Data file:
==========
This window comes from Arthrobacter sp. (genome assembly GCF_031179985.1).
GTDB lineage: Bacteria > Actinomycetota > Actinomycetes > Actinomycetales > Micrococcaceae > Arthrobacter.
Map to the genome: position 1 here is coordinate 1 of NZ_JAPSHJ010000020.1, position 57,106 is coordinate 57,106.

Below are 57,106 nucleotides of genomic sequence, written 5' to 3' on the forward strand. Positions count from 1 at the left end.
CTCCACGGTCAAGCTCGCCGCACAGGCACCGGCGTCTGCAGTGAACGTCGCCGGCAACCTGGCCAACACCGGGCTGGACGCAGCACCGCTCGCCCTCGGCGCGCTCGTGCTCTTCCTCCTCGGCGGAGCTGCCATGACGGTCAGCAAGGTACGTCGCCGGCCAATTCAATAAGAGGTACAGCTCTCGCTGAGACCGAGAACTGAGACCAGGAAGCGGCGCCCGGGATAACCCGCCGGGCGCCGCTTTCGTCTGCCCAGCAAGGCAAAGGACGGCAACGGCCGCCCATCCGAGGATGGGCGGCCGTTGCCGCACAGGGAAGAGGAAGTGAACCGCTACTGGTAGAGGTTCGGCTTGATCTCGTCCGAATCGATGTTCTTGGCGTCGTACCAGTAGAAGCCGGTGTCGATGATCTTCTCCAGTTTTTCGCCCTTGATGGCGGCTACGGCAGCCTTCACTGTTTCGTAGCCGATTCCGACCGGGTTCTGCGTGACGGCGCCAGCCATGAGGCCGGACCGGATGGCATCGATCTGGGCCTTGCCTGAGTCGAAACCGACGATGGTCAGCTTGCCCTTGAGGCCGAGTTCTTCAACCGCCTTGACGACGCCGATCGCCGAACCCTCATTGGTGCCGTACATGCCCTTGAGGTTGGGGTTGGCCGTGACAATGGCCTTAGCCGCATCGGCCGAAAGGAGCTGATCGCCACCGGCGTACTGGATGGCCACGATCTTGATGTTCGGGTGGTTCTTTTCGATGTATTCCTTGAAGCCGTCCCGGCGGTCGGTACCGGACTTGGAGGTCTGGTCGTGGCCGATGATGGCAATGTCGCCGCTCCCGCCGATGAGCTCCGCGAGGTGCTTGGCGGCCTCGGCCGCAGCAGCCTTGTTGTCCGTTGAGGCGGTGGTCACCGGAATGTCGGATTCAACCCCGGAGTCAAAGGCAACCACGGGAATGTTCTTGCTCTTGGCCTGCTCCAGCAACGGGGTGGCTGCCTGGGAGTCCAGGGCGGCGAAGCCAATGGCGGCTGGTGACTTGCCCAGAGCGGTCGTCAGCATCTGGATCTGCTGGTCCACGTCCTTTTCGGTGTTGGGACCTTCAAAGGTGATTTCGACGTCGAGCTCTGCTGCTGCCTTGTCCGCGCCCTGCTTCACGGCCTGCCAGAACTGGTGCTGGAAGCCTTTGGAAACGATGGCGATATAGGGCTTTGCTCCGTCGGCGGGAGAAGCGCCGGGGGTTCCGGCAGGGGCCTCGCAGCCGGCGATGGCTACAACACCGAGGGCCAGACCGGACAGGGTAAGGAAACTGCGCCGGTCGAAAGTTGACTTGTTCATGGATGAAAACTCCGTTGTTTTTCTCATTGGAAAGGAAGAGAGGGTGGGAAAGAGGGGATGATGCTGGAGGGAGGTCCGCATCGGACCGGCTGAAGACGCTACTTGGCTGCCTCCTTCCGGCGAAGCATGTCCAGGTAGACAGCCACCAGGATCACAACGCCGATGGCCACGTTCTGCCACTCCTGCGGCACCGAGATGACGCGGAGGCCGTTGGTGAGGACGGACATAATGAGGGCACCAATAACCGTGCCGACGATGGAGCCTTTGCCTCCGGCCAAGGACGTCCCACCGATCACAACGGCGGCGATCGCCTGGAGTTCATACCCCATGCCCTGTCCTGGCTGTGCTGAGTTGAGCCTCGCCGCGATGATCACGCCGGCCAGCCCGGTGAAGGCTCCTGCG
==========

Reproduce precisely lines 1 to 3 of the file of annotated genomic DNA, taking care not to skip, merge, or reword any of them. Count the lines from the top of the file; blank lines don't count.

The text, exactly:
This window comes from Arthrobacter sp. (genome assembly GCF_031179985.1).
GTDB lineage: Bacteria > Actinomycetota > Actinomycetes > Actinomycetales > Micrococcaceae > Arthrobacter.
Map to the genome: position 1 here is coordinate 1 of NZ_JAPSHJ010000020.1, position 57,106 is coordinate 57,106.